Baseline cortisol level was 31 nmol/l at start with cortisol levels of 66 nmol/l and 83 nmol/l after 30 and 60 min. In a physiological situation, we would aspect a rise of the cortisol level at least above 500 nmol/l. A repeatedly low excretion of cortisol was shown by 24-h urinary examination. A bone density scan revealed skeletal osteopenia. The diagnosis of exogenous Cushing's syndrome with osteopenia and secondary adrenal suppression was made. On inquiry, the patient reported that he had been using intranasal and inhaled fluticasone for over ten years. It had been prescribed by his general practitioner. The strong interaction between the fluticasone and ritonavir resulted in this clinical and biochemical picture. The fluticasone was stopped and the atazanavir and ritonavir were replaced by raltegravir. To prevent adrenal crisis, the patient was put on steroid replacement therapy (hydrocortisone 10 mg o.d. and 5 mg b.i.d.). Six months later, his general condition had improved with normalization of body composition; retrospectively, we concluded that he indeed had had a moon face. Adrenal insufficiency was still present and thus tapering of hydrocortisone was not yet possible.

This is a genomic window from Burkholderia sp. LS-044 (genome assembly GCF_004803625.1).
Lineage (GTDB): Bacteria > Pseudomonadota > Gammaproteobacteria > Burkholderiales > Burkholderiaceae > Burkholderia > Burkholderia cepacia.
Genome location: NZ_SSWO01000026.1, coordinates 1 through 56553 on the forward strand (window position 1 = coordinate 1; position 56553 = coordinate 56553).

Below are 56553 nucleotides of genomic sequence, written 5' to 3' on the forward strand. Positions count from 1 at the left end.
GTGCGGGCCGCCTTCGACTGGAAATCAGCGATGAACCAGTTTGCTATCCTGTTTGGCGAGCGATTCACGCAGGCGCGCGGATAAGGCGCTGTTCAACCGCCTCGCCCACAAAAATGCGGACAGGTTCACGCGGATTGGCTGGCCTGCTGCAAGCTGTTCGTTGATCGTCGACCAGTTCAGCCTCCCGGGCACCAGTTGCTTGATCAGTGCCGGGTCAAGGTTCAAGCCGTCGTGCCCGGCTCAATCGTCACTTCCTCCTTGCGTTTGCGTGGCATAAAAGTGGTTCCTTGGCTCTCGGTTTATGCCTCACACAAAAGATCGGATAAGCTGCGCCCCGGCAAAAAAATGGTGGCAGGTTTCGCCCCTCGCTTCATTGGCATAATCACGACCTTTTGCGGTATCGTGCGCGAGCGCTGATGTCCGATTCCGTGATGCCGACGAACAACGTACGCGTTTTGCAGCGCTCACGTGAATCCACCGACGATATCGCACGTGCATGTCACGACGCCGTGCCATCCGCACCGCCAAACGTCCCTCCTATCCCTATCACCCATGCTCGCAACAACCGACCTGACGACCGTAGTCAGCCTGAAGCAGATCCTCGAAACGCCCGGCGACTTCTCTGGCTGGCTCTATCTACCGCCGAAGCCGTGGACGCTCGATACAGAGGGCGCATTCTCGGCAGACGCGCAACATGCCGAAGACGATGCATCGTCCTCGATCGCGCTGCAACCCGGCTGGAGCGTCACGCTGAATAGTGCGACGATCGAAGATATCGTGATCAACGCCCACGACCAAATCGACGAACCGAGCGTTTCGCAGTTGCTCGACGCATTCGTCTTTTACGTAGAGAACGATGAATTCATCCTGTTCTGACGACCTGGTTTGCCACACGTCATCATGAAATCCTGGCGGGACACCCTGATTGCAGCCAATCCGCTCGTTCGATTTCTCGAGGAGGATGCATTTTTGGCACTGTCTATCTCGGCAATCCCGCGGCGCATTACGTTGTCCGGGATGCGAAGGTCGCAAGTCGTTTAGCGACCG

This case highlights the strong drug interaction between fluticasone and ritonavir leading to iatrogenic Cushing's syndrome with osteopenia and secondary adrenal suppression. Only after inquiry we found out that the patient was using inhaled and intranasal fluticasone. Therefore, a thorough medication history is essential in patients with symptoms and clinical features suggestive of Cushing's syndrome. Because fluticasone is widely prescribed for common pulmonary conditions, there is a potential increased risk of developing steroid accumulation in HIV-positive patients on ritonavir-based cART.